Observation 26593: Boletus coniferarum E.A. Dick & Snell
When: 2009-10-13
No herbarium specimen

Notes:

[admin – Thu Feb 10 03:25:57 +0000 2011]: Changed location name from ‘Caspar, California, USA’ to ‘Caspar, Mendocino Co., California, USA

Proposed Names

-7% (4)
Eye3
Recognized by sight: found in coastal mixed conifer forest <1/2 mile from ocean under Picea sitchensis; taste mild; lemon yellow pores; blues rapidly; reticulations near the apex of the stipe (need to use a hand lens)

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Eye3 = Observer’s choice
Eyes3 = Current consensus

Comments

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gorgeous photos, Ryane.
By: Debbie Viess (amanitarita)
2009-10-14 15:02:04 CDT (-0400)

and what a curious bolete this is! not sure that either of you fellows are correct, tho…I assume that you can taste bitter Ryane, so that would seem to eliminate coniferarum. Maybe another taste test would tell the tale?

Is the cap color as captured “true”? It seems a pretty good match for young coniferarum (listed in BR and B as dark olive gray). Its gestalt really doesn’t look like appendiculatus. Too bad you didn’t save it! Next time…;)

It has reddish/brownish spots/tinges at the base of the stipe.
By: Dimitar Bojantchev (dimitar)
2009-10-14 14:20:41 CDT (-0400)

B. coniferarum can and most often is very brownish-red at the base —
see the photos below. In fact I have not seen many photos that do not
show that at least a bit. Bessette’s description mentions no reddish
on the stipe, but it is in complete contrast to his photograph… as
far as the base of the stem is concerned.

http://mushroomhobby.com/...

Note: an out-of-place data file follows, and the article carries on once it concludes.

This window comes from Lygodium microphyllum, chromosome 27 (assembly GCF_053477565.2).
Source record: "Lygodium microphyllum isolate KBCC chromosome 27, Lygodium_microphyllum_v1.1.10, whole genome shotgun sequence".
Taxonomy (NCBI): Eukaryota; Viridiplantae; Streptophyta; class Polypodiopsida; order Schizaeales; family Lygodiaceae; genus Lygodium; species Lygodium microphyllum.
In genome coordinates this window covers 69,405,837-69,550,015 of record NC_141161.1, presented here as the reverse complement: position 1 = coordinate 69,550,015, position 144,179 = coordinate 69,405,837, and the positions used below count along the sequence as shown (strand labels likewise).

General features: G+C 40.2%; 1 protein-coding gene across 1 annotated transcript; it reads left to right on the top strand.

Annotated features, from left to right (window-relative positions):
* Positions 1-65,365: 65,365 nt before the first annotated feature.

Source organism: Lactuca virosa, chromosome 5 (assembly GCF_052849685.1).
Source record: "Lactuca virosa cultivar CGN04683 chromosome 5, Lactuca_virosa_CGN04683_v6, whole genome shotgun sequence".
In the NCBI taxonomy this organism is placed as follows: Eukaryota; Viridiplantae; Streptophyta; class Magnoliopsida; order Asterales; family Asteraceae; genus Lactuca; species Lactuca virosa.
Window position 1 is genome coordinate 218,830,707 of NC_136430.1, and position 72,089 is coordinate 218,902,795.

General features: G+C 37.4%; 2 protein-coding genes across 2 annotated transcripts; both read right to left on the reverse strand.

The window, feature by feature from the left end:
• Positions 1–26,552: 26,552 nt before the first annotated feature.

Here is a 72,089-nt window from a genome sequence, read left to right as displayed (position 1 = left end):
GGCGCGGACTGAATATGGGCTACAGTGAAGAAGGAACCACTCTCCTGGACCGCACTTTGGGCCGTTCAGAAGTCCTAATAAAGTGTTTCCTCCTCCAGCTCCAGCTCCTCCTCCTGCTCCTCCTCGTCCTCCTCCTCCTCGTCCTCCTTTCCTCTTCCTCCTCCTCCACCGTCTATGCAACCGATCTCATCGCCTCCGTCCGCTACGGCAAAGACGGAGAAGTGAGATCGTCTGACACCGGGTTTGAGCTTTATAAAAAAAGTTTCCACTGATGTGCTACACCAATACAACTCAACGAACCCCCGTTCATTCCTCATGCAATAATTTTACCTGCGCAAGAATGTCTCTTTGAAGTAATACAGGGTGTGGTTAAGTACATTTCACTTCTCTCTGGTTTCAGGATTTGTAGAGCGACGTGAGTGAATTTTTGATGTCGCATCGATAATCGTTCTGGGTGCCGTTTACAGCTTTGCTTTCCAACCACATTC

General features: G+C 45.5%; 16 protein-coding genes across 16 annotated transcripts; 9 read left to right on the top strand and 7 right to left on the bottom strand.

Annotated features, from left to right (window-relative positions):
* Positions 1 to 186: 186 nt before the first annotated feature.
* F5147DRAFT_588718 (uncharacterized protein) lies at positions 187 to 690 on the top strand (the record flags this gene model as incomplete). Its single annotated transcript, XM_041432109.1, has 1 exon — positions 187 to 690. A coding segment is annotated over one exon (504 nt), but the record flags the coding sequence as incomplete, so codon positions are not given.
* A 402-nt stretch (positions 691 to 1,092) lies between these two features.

http://www.rogersmushrooms.com/...

Look at the photos at Bessette et al, Ammirati & Trudell. — in all
cases the stipe shows brownish, reddish discoloration to various
degrees. These are early fruiters. We do not have that many choices
out there to play with.

D.
not B. coniferarum
By: Ryane Snow (snowman)
2009-10-14 10:21:01 CDT (-0400)

although the photo doesn’t show this feature, the base of the stipe is red and pink. This feature is reportedly absent on B. coniferarum.

What I meant…
By: Dimitar Bojantchev (dimitar)
2009-10-14 08:38:32 CDT (-0400)

B. abieticola is in the Appendiculati group — Butter Boletes, mild tasting. I am familiar with the species and have photographed it on my site.

This collection seems to be in the calopus group (“Bitter Butter Boletes”) by the looks alone and I questioned it not being bitter. This reminds me of the Oregonian B. coniferarum…

http://mushroomhobby.com/...

D.

P.S. Also, Irene, B. abieticola has a completely different fruiting window in the higher elevations of Sierra Nevada, early to late summer. Ryane is collections at elevation 20-40m where you can hear the Ocean surf…

P.P.S.

It is very common for people to misinterpret the taste, particularly on young material, or if they were rather shy to take a big bite and chew it sufficiently long – sometimes it has a pronounced after taste… We’ve been held hostage of that taste holdups before.. therefore I suggested we imagine the World outside of it

The description in CA Boletes
By: Irene Andersson (irenea)
2009-10-14 08:23:47 CDT (-0400)

http://www.mykoweb.com/...

says “taste mild”..

Has got to be bitter…
By: Dimitar Bojantchev (dimitar)
2009-10-14 08:15:28 CDT (-0400)

Looks bitter and almost certainly acts that way, except for the material being young. We have a lot of B. rubripes (coastal variety) in that area. In this case it reminds me of B. coniferarum, which is a more Northerly species, fruiting rather earlier. I am not aware of other records from Calfiornia, but this being Spruce over there, it is quite likely to be.

This is one is in the B. calopus group more than the Appendiculati…

Ryane, I know where you collected this one – if you see any Corts in that locale, please seize and desist… :-)

D.
Maybe Boletus abieticola?
By: Irene Andersson (irenea)
2009-10-14 06:28:24 CDT (-0400)

Created: 2009-10-14 02:33:04 CDT (-0400)
Last modified: 2014-06-08 14:27:34 CDT (-0400)
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